Stone is suggesting, all too plausibly, that recent media ventures in glorifying “true crime” have come perilously close to awakening the homicidal urges that they are affecting to condemn. A harrowing sequence consists of a rogues’ gallery of recent media superstars from real life: the Menendez brothers, O.J. Simpson, Tonya Harding, and Lorena Bobbitt. It’s all entertainment, isn’t it? Well no, it isn’t, and Stone is urging a consideration of the moral consequences of treating real-life villainy and suffering as ratings-fodder. We might recall the insouciant remark of the Paris journalist of the 1890’s who praised the romantic bravado of a terrorist outrage by anarchists: “What do the victims matter if it is a fine gesture?” Within a year, the journalist himself had been mutilated in another “gesture,” in which terrorists assaulted a cafe filled with innocent civilians. It would be grimly appropriate if some form of condign punishment could befall certain contemporary writers, investigative journalists, and broadcasting executives, though of course it won’t. All we can hope for is that a handful will see Natural Born Killers and recognize the forces they are unleashing before it is altogether too late.

The performances in the film range from thoroughly adequate to quite superb, but the casting of Woody Harrelson as a psychopathic killer and rapist deserves special note. Harrelson is best known as the lovable dolt “Woody” in television’s long-running Cheers, so of course there is a delicious element of playing against type. Can the “Woody” we know really say that you should never murder anyone on your wedding day? However, the full complexity of the role may escape those unfamiliar with the history of the actor’s real-life father Charlie Harrelson, an imprisoned professional assassin whose victims included a federal judge and who has spent a decade fending off repeated allegations of involvement in the Kennedy assassination. One can only imagine the personal courage that permitted Woody Harrelson to undertake a role that came so close to his family’s tragedy; but it would not be out of keeping with the raw nerve that permeates the whole work.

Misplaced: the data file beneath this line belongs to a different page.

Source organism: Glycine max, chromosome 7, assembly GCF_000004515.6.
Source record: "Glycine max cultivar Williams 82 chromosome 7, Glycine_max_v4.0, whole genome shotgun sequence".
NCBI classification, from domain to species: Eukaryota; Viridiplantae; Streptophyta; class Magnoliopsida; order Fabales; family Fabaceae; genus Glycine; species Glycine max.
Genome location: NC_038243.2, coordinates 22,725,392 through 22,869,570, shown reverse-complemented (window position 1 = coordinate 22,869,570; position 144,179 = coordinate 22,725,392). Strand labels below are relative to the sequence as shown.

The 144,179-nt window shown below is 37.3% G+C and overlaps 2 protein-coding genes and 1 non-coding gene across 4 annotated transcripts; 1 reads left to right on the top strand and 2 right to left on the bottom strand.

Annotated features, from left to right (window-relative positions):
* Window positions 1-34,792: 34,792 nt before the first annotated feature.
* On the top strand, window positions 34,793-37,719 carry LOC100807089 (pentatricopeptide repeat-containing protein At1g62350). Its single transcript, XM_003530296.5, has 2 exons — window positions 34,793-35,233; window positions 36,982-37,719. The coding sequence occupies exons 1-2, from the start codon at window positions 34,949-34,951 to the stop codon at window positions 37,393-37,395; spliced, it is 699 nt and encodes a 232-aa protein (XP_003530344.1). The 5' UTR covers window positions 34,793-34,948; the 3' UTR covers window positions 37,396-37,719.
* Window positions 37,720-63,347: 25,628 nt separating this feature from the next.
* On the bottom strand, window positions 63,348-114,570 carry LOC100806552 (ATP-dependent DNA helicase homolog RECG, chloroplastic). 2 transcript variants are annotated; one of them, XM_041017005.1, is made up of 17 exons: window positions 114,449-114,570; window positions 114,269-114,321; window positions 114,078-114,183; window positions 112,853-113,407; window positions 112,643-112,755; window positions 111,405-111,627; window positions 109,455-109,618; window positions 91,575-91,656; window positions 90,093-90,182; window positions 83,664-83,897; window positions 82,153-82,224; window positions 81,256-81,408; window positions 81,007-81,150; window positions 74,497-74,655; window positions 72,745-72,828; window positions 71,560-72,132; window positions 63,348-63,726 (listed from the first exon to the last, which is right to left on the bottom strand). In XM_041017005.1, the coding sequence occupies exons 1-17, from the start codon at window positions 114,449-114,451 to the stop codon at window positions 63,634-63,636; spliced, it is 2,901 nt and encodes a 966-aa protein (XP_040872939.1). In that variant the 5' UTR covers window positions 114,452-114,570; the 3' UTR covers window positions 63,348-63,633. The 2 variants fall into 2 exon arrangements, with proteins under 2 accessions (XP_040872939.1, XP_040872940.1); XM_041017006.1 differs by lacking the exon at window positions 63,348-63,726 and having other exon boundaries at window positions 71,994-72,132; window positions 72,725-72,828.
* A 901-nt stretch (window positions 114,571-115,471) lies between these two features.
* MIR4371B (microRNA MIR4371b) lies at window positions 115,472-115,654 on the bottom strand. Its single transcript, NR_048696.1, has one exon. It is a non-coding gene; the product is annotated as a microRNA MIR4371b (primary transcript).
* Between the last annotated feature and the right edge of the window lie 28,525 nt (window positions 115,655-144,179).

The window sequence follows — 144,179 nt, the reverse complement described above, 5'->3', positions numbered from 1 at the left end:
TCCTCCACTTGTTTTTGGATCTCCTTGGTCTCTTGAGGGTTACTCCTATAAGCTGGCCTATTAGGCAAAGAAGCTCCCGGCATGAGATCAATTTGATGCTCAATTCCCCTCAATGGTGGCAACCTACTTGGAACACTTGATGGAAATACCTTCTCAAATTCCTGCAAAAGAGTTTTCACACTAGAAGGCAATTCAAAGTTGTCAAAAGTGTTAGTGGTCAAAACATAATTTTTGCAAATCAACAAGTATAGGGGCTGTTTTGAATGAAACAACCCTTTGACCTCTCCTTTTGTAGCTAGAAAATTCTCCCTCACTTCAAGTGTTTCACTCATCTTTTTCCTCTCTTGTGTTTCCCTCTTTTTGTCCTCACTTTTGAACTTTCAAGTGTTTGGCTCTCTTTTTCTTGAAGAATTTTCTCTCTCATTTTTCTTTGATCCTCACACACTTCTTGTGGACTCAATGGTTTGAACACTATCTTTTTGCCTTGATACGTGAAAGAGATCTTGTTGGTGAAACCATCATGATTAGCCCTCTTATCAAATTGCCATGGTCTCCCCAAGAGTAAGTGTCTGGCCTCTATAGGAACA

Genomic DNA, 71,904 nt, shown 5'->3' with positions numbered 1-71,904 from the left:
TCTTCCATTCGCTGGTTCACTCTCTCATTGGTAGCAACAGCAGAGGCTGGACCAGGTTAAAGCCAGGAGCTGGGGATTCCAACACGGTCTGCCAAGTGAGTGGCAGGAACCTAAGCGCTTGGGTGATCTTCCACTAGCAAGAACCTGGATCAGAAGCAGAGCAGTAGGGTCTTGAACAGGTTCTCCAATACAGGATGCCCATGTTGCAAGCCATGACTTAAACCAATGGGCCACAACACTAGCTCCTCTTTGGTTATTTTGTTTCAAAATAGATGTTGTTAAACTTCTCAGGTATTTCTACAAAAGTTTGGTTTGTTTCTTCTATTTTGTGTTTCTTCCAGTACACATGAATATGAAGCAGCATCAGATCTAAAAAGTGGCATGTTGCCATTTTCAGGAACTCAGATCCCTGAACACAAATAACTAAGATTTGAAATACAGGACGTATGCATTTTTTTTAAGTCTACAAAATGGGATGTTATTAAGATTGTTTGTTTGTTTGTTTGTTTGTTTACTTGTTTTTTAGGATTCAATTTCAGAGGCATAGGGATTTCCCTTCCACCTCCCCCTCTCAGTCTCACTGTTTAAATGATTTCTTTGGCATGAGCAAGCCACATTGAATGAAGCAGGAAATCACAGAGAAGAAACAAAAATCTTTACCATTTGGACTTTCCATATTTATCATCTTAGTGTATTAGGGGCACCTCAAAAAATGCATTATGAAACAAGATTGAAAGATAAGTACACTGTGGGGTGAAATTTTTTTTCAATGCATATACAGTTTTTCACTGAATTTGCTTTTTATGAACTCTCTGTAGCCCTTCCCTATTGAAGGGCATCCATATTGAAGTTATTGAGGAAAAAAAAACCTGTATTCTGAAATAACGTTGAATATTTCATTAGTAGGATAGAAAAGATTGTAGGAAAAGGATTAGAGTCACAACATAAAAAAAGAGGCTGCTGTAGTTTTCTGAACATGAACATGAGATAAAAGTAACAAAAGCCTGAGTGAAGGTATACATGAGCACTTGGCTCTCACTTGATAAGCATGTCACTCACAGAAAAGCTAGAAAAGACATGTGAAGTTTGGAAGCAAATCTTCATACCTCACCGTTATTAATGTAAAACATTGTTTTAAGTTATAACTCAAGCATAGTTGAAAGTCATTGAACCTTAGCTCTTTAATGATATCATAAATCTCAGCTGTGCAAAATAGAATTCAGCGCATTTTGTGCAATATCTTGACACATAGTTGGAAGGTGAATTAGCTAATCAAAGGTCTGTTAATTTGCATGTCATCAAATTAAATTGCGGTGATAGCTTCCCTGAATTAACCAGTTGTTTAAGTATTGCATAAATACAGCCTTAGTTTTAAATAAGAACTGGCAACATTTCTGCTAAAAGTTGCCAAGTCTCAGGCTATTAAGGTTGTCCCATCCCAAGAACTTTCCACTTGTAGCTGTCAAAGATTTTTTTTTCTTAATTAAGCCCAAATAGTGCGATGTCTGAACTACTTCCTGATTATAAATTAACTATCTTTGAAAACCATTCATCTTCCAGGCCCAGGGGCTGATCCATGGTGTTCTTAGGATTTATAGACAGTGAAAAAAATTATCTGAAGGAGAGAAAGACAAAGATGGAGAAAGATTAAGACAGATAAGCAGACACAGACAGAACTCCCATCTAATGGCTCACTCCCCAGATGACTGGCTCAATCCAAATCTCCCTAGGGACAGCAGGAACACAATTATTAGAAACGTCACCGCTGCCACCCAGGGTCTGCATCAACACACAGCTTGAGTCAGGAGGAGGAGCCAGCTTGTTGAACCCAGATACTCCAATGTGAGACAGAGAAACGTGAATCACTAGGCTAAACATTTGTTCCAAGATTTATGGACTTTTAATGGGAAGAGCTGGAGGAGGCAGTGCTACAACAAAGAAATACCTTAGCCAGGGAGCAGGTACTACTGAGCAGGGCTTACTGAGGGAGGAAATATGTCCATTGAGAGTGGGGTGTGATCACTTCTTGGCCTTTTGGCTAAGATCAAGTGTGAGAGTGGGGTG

Natural Born Killers is shocking, grotesquely violent, and brutally excessive. It is also a definitive answer for anyone who dares to ask whether the modern cinema can produce a work of artistic genius.